IFRA 2005

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					  Paper Presentations

                             30 August 2005 (Tuesday)
11.15am – 1.45pm            Paper Presentation 1


            Enhancing Learning and Community Spirit Through
            Student Involvement in Community Landscaping and
            Horticulture Activities
            By : Dr. Hedy Goh Kiow Leng, Koh Yong Cheong, Sim Ee Min
            School of Life Sciences & Chemical Technology, Ngee Ann Polytechnic,
            535 Clementi Rd, Singapore 599489
            e-mail : Hedy_Goh@np.edu.sg

            Abstract
            Ngee Ann Polytechnic conducts a Diploma in Horticulture & Landscape
            Management (HLM) course since 1998. This is a practice-intensive course where
            students also train at the National Parks Board. We have developed a broader
            perspective to student learning by undertaking community projects that create an
            awareness of environmental issues as well as enhancing community participation.
            Since 2001, we have adopted Labrador Park off Teluk Blangah Road. This park is
            the only mainland park in Singapore with a natural rocky beach and has relics from
            the World War II. Projects are undertaken and implemented with the broad objective
            of contributing to the public usage of this historic park.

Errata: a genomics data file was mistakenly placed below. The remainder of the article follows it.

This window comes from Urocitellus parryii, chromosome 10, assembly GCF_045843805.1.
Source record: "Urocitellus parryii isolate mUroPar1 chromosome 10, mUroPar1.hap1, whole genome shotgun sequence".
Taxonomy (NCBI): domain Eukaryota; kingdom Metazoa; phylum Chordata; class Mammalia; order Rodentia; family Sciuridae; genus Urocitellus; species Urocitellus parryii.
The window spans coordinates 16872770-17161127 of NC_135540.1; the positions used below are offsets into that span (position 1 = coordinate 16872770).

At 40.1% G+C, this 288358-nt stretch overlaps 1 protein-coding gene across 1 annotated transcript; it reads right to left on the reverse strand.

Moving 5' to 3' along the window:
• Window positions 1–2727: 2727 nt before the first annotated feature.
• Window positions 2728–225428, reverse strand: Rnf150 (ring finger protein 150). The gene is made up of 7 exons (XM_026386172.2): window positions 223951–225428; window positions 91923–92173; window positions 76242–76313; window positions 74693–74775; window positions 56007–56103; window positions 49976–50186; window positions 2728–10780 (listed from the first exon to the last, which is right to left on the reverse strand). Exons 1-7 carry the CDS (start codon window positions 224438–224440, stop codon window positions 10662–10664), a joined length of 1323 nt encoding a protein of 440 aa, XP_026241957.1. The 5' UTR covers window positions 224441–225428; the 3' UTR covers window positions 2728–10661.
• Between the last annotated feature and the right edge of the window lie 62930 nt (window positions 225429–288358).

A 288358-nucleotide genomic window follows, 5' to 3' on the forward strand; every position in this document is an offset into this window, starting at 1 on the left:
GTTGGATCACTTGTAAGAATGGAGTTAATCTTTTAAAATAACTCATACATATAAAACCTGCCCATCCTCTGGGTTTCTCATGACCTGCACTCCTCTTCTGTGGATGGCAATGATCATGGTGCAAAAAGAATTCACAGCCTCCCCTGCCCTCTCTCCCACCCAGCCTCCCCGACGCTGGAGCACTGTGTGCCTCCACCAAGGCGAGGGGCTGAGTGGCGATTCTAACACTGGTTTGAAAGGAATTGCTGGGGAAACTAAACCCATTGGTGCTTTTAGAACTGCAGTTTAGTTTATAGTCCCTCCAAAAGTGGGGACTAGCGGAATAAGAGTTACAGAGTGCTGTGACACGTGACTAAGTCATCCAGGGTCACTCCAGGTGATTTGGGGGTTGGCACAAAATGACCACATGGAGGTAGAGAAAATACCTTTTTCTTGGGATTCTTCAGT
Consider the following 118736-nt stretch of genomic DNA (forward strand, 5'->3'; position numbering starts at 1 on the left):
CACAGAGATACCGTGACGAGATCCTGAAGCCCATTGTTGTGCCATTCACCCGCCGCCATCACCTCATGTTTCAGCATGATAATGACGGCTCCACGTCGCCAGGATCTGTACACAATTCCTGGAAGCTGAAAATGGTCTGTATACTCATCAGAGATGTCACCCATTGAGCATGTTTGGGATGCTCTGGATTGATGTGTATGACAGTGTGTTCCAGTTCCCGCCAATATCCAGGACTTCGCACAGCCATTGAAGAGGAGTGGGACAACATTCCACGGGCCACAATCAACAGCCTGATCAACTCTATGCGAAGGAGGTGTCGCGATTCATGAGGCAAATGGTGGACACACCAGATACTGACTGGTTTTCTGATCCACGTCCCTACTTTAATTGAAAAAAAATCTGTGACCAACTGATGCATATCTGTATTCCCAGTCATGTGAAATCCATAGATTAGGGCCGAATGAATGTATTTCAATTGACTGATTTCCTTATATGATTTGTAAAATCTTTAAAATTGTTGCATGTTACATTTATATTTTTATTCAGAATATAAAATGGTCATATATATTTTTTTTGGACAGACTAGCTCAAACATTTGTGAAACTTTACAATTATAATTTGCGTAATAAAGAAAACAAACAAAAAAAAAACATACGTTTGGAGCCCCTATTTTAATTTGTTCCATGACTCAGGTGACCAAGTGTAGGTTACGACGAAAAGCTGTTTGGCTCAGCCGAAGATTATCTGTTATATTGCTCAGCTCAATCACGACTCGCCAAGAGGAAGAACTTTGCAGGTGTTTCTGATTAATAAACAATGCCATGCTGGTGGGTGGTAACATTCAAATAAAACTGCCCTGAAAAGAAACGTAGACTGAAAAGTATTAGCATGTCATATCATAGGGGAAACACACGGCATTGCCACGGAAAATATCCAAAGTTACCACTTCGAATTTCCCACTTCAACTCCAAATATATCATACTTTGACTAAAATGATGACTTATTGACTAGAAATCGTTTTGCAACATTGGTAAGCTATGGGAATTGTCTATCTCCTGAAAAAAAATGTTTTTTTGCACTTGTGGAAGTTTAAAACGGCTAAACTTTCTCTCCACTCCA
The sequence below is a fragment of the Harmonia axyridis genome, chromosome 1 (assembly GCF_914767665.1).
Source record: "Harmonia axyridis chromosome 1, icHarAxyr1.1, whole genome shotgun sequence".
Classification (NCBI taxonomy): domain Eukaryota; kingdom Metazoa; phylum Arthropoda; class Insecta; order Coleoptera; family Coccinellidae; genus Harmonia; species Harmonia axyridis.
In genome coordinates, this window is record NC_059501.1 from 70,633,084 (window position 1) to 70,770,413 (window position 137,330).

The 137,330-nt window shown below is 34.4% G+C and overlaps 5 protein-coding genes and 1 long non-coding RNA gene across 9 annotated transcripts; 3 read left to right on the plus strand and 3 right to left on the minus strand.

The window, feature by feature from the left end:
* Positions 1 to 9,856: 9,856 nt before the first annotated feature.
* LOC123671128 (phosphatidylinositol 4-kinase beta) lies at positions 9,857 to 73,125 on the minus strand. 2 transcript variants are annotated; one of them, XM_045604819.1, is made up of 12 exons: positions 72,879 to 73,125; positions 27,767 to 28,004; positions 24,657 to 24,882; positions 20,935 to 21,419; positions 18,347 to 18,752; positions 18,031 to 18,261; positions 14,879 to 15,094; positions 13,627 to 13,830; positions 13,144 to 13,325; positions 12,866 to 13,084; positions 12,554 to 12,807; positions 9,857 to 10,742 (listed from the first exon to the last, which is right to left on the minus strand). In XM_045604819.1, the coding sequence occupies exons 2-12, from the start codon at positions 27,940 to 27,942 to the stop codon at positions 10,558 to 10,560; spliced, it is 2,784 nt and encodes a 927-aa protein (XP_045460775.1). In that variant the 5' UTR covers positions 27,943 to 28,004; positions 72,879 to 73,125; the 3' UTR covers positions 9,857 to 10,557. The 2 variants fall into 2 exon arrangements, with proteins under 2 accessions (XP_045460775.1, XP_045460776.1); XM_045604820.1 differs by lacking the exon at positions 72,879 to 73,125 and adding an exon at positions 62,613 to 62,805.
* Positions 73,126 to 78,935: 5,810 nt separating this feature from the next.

Our student projects for Labrador Park have included the design and landscaping of
            a butterfly trail, the design of sea creature motifs along the walkways and shelters,
            tissue culture and re-introduction of pitcher plants back to the park, and preparation
            of herbarium specimens of indigenous plants for display at the Visitors Centre.
            Over 30 students are also trained as volunteer guides for the nature and heritage
            trails to guide park visitors.
            Students in the Diploma in Horticulture & Landscape Management course have also
            taken on projects for Admiralty Primary School, the TENT (a non-profit organization
            for troubled teenage girls), MINDS (Movement for the Intellectually Disabled,
            Singapore) Education Centre, SAVH (Singapore Association for the Visually
            Handicapped) and the Teens Library at Jurong Regional Library.
            In the landscaping projects, the students conduct site visits and analyses as well as
            communicate with the clients on their needs and budget requirements before
            preparing landscape designs to suit their needs. Once the project is implemented,